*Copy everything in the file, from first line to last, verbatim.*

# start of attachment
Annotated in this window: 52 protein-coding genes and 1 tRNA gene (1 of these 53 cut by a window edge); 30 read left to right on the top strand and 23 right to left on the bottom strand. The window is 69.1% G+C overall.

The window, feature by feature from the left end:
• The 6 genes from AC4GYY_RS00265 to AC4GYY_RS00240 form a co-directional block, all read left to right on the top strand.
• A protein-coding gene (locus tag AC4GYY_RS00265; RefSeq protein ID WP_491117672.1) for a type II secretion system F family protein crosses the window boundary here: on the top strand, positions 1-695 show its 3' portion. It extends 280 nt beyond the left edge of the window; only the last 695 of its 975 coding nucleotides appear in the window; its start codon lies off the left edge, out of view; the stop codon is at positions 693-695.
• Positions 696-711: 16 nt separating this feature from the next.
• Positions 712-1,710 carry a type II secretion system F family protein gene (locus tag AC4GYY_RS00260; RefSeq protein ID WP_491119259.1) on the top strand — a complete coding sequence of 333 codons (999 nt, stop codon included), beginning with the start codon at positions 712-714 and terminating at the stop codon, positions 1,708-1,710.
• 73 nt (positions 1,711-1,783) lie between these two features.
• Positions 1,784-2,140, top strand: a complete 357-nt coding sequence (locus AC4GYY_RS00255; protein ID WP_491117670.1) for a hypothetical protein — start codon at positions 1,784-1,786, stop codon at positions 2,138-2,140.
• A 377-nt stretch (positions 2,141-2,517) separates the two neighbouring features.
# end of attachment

Annotated in this window: 52 protein-coding genes and 1 tRNA gene (1 of these 53 cut by a window edge); 30 read left to right on the top strand and 23 right to left on the bottom strand. The window is 69.1% G+C overall.

The window, feature by feature from the left end:
• The 6 genes from AC4GYY_RS00265 to AC4GYY_RS00240 form a co-directional block, all read left to right on the top strand.
• A protein-coding gene (locus tag AC4GYY_RS00265; RefSeq protein ID WP_491117672.1) for a type II secretion system F family protein crosses the window boundary here: on the top strand, positions 1-695 show its 3' portion. It extends 280 nt beyond the left edge of the window; only the last 695 of its 975 coding nucleotides appear in the window; its start codon lies off the left edge, out of view; the stop codon is at positions 693-695.
• Positions 696-711: 16 nt separating this feature from the next.
• Positions 712-1,710 carry a type II secretion system F family protein gene (locus tag AC4GYY_RS00260; RefSeq protein ID WP_491119259.1) on the top strand — a complete coding sequence of 333 codons (999 nt, stop codon included), beginning with the start codon at positions 712-714 and terminating at the stop codon, positions 1,708-1,710.
• 73 nt (positions 1,711-1,783) lie between these two features.
• Positions 1,784-2,140, top strand: a complete 357-nt coding sequence (locus AC4GYY_RS00255; protein ID WP_491117670.1) for a hypothetical protein — start codon at positions 1,784-1,786, stop codon at positions 2,138-2,140.
• A 377-nt stretch (positions 2,141-2,517) separates the two neighbouring features.